5. Anchor text should include keywords

It was once common practice to stuff the anchor text of your links with keywords related to your brand or industry, as a way to increase your associated relevance with those keyword terms. These days, Hummingbird and Penguin are too sharp to allow for such keyword-based exploitation, and egregious attempts to keyword-stuff your anchor text may end up getting you penalized. Instead, your anchor text should describe the content you’re linking to, concisely, accurately, and in a contextually relevant way.

6. Nofollow links are worthless

7 harmful link building misconceptions Nofollow links

Image from SEOblog

When you want to feature a link to a site, but you don’t want Google to “see” that link, you can mark it with a “nofollow” tag. This allows the link to be seen and followed by average web users, but renders the link invisible to Google’s search crawlers. Many publishers these days offer only nofollow links to their guest bloggers’ sites, or otherwise selectively scan and tag links as “nofollow.”

Both are attempts to keep their own domain authority and integrity as a publisher in check. There’s a common misconception that nofollow links are worthless, but you’ll still get the brand visibility and referral traffic benefits—not to mention a better relationship with the publisher in question. Link building is about more than just rank increases.

For more about when and how to use the nofollow tag, check out this helpful infographic from Search Engine Land.

7. Quantity matters as much as quality

This is a fallacy that seems to plague most newcomers. When they see a new link correlated with an increase in domain authority, ranks, and traffic, they immediately assume that every new link they build will produce the same effect.

However, there’s a law of diminishing returns inherent to sources of the same caliber: over time, equivalent links you build (especially those on the same site) will return less authority to you. Instead, it’s better to invest in the highest quality links you can. One highly trustworthy link will mean more for your authority than dozens of lower-authority sources ever could.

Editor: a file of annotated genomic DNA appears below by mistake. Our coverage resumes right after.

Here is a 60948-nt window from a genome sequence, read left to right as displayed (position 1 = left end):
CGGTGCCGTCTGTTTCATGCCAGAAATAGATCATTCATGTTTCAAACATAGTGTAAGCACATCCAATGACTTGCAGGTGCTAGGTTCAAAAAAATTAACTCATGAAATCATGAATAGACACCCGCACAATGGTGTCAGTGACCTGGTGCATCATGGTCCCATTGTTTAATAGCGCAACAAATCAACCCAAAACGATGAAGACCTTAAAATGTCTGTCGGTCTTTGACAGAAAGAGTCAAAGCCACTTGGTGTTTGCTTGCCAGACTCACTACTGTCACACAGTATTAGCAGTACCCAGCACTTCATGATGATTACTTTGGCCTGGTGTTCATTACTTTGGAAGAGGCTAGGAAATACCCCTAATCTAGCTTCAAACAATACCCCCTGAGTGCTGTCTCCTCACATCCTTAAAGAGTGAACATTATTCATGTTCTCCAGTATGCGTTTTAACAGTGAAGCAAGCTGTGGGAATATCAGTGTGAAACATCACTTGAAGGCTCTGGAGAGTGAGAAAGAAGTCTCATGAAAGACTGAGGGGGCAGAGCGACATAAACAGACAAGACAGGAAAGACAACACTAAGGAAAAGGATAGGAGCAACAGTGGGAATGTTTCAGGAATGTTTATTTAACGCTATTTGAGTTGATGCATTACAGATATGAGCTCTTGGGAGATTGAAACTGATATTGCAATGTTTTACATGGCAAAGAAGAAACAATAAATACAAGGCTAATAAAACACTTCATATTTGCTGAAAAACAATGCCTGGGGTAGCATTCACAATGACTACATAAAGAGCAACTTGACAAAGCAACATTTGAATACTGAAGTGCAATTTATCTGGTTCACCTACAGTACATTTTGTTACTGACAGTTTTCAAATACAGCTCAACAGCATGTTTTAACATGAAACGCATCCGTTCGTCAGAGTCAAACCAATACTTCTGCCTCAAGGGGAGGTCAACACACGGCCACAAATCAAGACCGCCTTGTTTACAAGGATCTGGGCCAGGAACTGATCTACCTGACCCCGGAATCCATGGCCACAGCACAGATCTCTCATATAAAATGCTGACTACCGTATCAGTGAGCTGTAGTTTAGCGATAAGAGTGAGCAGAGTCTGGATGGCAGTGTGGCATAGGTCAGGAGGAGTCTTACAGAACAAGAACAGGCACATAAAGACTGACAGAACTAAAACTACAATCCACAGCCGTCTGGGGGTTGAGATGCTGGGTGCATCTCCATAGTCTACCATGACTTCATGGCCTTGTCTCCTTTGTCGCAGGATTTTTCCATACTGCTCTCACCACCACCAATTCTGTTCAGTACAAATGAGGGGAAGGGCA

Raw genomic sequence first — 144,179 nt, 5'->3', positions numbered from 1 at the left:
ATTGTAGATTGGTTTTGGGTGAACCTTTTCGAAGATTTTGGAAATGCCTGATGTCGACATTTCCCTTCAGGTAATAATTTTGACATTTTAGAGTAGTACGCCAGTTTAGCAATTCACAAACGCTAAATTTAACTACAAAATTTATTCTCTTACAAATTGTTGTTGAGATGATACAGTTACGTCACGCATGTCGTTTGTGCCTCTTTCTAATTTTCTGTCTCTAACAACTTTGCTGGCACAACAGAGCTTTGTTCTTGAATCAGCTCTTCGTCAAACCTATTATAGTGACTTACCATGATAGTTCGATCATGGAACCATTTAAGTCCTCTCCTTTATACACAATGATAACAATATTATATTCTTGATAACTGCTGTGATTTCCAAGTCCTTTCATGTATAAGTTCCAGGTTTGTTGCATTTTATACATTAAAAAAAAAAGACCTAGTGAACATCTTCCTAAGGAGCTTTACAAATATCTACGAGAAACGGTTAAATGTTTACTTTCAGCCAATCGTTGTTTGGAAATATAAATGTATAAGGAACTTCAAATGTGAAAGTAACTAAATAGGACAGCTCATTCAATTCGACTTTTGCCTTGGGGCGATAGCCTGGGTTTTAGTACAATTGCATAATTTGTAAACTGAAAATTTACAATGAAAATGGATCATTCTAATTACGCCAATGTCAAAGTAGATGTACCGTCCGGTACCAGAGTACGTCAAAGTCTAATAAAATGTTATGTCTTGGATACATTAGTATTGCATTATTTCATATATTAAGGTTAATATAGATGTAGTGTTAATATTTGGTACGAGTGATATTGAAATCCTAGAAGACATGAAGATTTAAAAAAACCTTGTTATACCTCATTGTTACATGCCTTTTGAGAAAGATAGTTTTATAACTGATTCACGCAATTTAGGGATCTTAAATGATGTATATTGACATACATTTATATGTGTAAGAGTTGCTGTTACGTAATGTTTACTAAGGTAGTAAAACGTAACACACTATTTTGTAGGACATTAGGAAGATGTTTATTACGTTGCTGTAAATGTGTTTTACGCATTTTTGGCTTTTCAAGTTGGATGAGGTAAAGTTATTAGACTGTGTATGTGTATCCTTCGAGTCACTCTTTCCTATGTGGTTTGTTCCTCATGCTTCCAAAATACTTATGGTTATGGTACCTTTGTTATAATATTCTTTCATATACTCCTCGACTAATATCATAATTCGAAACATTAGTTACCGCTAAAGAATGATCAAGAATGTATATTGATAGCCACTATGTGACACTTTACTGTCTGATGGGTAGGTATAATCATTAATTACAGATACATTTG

The biggest takeaway here is that link building is far more complex and multifaceted than its simplistic moniker would imply. It’s a powerful strategy, and a relatively safe and approachable one, but only if you make the commitment to do the research and follow up with the right tactics. Like most online marketing strategies, the more you invest in it, the more it’s going to pay off, but only if you prioritize it as a quality addition to your marketing repertoire.

And if you’d like to see how content marketing can help you improve SEO, you should read this eBook!

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Image by Simon Stratford

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About the Author

Larry Alton
Larry Alton is a professional blogger, writer and researcher who contributes to a number of reputable online media outlets and news sources. A graduate of Des Moines University, he still lives in Iowa as a full-time freelance writer and avid news hound. Currently, Larry writes for,,, and among others. In addition to journalism, technical writing and in-depth research, he’s also active in his community and spends weekends volunteering with a local non-profit literacy organization and rock climbing.
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Thomas Petty
7 years ago

All good points, Larry. On #5, links should also include a mix of your company name, and these are “citations”, which Google wants to see too. Get to know editors of online magazines, blogs, or other online resources, and you can get them to link to you as a citation. I’ve been quoted few times in, which is very valuable from an SEO and citation perspective. Also, with links, it’s very important to have 301-redirects in place for pages that get renamed (new URLs) or the domain changes. If you have the 301-redirects in place, you’ll carry the incoming… Read more »

Senthil P
7 years ago

This article is straight to the point. Well articulated.